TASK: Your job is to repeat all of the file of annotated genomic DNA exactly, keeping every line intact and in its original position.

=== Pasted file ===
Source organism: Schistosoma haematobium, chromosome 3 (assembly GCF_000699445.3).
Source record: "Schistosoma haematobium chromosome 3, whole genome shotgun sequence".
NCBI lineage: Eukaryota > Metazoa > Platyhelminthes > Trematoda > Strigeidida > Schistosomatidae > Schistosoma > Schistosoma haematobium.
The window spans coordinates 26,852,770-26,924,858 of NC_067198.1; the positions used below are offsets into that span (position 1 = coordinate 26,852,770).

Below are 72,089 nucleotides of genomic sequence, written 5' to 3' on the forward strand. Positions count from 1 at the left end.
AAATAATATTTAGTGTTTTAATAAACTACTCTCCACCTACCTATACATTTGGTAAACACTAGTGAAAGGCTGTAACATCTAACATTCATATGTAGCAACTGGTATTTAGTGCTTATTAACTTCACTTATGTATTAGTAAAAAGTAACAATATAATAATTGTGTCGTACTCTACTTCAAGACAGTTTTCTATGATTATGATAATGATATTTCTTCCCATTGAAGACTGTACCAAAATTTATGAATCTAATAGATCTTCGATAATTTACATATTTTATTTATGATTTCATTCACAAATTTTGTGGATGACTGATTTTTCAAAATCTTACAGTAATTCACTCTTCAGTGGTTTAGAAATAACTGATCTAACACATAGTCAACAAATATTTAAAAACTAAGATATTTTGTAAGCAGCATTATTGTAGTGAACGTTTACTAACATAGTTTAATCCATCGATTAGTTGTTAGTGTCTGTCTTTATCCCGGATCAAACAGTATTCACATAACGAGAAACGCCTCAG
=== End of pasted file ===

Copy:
Source organism: Schistosoma haematobium, chromosome 3 (assembly GCF_000699445.3).
Source record: "Schistosoma haematobium chromosome 3, whole genome shotgun sequence".
NCBI lineage: Eukaryota > Metazoa > Platyhelminthes > Trematoda > Strigeidida > Schistosomatidae > Schistosoma > Schistosoma haematobium.
The window spans coordinates 26,852,770-26,924,858 of NC_067198.1; the positions used below are offsets into that span (position 1 = coordinate 26,852,770).

Below are 72,089 nucleotides of genomic sequence, written 5' to 3' on the forward strand. Positions count from 1 at the left end.
AAATAATATTTAGTGTTTTAATAAACTACTCTCCACCTACCTATACATTTGGTAAACACTAGTGAAAGGCTGTAACATCTAACATTCATATGTAGCAACTGGTATTTAGTGCTTATTAACTTCACTTATGTATTAGTAAAAAGTAACAATATAATAATTGTGTCGTACTCTACTTCAAGACAGTTTTCTATGATTATGATAATGATATTTCTTCCCATTGAAGACTGTACCAAAATTTATGAATCTAATAGATCTTCGATAATTTACATATTTTATTTATGATTTCATTCACAAATTTTGTGGATGACTGATTTTTCAAAATCTTACAGTAATTCACTCTTCAGTGGTTTAGAAATAACTGATCTAACACATAGTCAACAAATATTTAAAAACTAAGATATTTTGTAAGCAGCATTATTGTAGTGAACGTTTACTAACATAGTTTAATCCATCGATTAGTTGTTAGTGTCTGTCTTTATCCCGGATCAAACAGTATTCACATAACGAGAAACGCCTCAG